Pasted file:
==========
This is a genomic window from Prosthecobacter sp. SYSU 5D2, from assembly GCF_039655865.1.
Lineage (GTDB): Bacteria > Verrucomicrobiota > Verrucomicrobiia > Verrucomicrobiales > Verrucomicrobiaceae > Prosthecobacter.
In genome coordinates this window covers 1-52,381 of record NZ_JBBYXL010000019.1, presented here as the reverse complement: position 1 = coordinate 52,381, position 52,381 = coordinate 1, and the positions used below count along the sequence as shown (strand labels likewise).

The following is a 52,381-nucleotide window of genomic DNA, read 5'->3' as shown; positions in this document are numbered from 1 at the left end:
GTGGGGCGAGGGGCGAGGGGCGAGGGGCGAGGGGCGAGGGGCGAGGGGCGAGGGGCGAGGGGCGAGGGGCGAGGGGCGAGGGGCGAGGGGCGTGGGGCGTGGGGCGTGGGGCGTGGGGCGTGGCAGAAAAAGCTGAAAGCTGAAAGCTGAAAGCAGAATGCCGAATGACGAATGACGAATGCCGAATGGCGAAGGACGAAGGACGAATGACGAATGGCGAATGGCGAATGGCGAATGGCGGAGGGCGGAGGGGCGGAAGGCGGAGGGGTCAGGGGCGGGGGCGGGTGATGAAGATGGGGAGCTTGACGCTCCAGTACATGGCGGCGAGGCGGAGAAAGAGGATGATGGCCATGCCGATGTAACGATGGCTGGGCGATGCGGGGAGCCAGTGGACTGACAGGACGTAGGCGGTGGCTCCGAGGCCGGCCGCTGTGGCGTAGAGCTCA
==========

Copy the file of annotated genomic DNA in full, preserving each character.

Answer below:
This is a genomic window from Prosthecobacter sp. SYSU 5D2, from assembly GCF_039655865.1.
Lineage (GTDB): Bacteria > Verrucomicrobiota > Verrucomicrobiia > Verrucomicrobiales > Verrucomicrobiaceae > Prosthecobacter.
In genome coordinates this window covers 1-52,381 of record NZ_JBBYXL010000019.1, presented here as the reverse complement: position 1 = coordinate 52,381, position 52,381 = coordinate 1, and the positions used below count along the sequence as shown (strand labels likewise).

The following is a 52,381-nucleotide window of genomic DNA, read 5'->3' as shown; positions in this document are numbered from 1 at the left end:
GTGGGGCGAGGGGCGAGGGGCGAGGGGCGAGGGGCGAGGGGCGAGGGGCGAGGGGCGAGGGGCGAGGGGCGAGGGGCGAGGGGCGAGGGGCGTGGGGCGTGGGGCGTGGGGCGTGGGGCGTGGCAGAAAAAGCTGAAAGCTGAAAGCTGAAAGCAGAATGCCGAATGACGAATGACGAATGCCGAATGGCGAAGGACGAAGGACGAATGACGAATGGCGAATGGCGAATGGCGAATGGCGGAGGGCGGAGGGGCGGAAGGCGGAGGGGTCAGGGGCGGGGGCGGGTGATGAAGATGGGGAGCTTGACGCTCCAGTACATGGCGGCGAGGCGGAGAAAGAGGATGATGGCCATGCCGATGTAACGATGGCTGGGCGATGCGGGGAGCCAGTGGACTGACAGGACGTAGGCGGTGGCTCCGAGGCCGGCCGCTGTGGCGTAGAGCTCA